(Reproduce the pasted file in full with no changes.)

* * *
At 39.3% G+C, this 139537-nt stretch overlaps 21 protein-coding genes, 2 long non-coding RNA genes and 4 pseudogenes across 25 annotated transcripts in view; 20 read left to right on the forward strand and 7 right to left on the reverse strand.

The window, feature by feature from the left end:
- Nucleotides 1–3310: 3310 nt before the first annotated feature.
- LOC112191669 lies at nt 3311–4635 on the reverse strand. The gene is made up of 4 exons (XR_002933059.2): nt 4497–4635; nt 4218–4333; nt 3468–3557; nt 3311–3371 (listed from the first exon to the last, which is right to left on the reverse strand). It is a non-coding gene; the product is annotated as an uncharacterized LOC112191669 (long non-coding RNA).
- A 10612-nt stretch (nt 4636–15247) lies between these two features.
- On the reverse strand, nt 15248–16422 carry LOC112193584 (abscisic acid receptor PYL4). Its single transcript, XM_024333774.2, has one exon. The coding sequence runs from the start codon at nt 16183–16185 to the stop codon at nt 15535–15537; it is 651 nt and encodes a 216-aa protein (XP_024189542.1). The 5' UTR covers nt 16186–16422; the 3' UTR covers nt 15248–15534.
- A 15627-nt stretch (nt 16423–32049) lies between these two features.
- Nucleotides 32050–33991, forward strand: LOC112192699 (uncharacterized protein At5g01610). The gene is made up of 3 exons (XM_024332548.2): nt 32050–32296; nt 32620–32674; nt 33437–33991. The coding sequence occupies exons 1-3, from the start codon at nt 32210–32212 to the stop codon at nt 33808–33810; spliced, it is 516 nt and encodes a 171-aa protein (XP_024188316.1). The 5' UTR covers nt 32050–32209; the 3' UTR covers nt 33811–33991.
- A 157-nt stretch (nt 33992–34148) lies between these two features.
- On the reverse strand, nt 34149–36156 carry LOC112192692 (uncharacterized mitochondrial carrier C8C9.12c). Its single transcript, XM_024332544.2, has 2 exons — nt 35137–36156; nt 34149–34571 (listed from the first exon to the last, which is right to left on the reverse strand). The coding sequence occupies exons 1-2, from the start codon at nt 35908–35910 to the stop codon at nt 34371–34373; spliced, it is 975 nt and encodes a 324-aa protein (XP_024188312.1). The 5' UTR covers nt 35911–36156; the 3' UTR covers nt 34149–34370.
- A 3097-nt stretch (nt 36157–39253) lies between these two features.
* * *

At 39.3% G+C, this 139537-nt stretch overlaps 21 protein-coding genes, 2 long non-coding RNA genes and 4 pseudogenes across 25 annotated transcripts in view; 20 read left to right on the forward strand and 7 right to left on the reverse strand.

The window, feature by feature from the left end:
- Nucleotides 1–3310: 3310 nt before the first annotated feature.
- LOC112191669 lies at nt 3311–4635 on the reverse strand. The gene is made up of 4 exons (XR_002933059.2): nt 4497–4635; nt 4218–4333; nt 3468–3557; nt 3311–3371 (listed from the first exon to the last, which is right to left on the reverse strand). It is a non-coding gene; the product is annotated as an uncharacterized LOC112191669 (long non-coding RNA).
- A 10612-nt stretch (nt 4636–15247) lies between these two features.
- On the reverse strand, nt 15248–16422 carry LOC112193584 (abscisic acid receptor PYL4). Its single transcript, XM_024333774.2, has one exon. The coding sequence runs from the start codon at nt 16183–16185 to the stop codon at nt 15535–15537; it is 651 nt and encodes a 216-aa protein (XP_024189542.1). The 5' UTR covers nt 16186–16422; the 3' UTR covers nt 15248–15534.
- A 15627-nt stretch (nt 16423–32049) lies between these two features.
- Nucleotides 32050–33991, forward strand: LOC112192699 (uncharacterized protein At5g01610). The gene is made up of 3 exons (XM_024332548.2): nt 32050–32296; nt 32620–32674; nt 33437–33991. The coding sequence occupies exons 1-3, from the start codon at nt 32210–32212 to the stop codon at nt 33808–33810; spliced, it is 516 nt and encodes a 171-aa protein (XP_024188316.1). The 5' UTR covers nt 32050–32209; the 3' UTR covers nt 33811–33991.
- A 157-nt stretch (nt 33992–34148) lies between these two features.
- On the reverse strand, nt 34149–36156 carry LOC112192692 (uncharacterized mitochondrial carrier C8C9.12c). Its single transcript, XM_024332544.2, has 2 exons — nt 35137–36156; nt 34149–34571 (listed from the first exon to the last, which is right to left on the reverse strand). The coding sequence occupies exons 1-2, from the start codon at nt 35908–35910 to the stop codon at nt 34371–34373; spliced, it is 975 nt and encodes a 324-aa protein (XP_024188312.1). The 5' UTR covers nt 35911–36156; the 3' UTR covers nt 34149–34370.
- A 3097-nt stretch (nt 36157–39253) lies between these two features.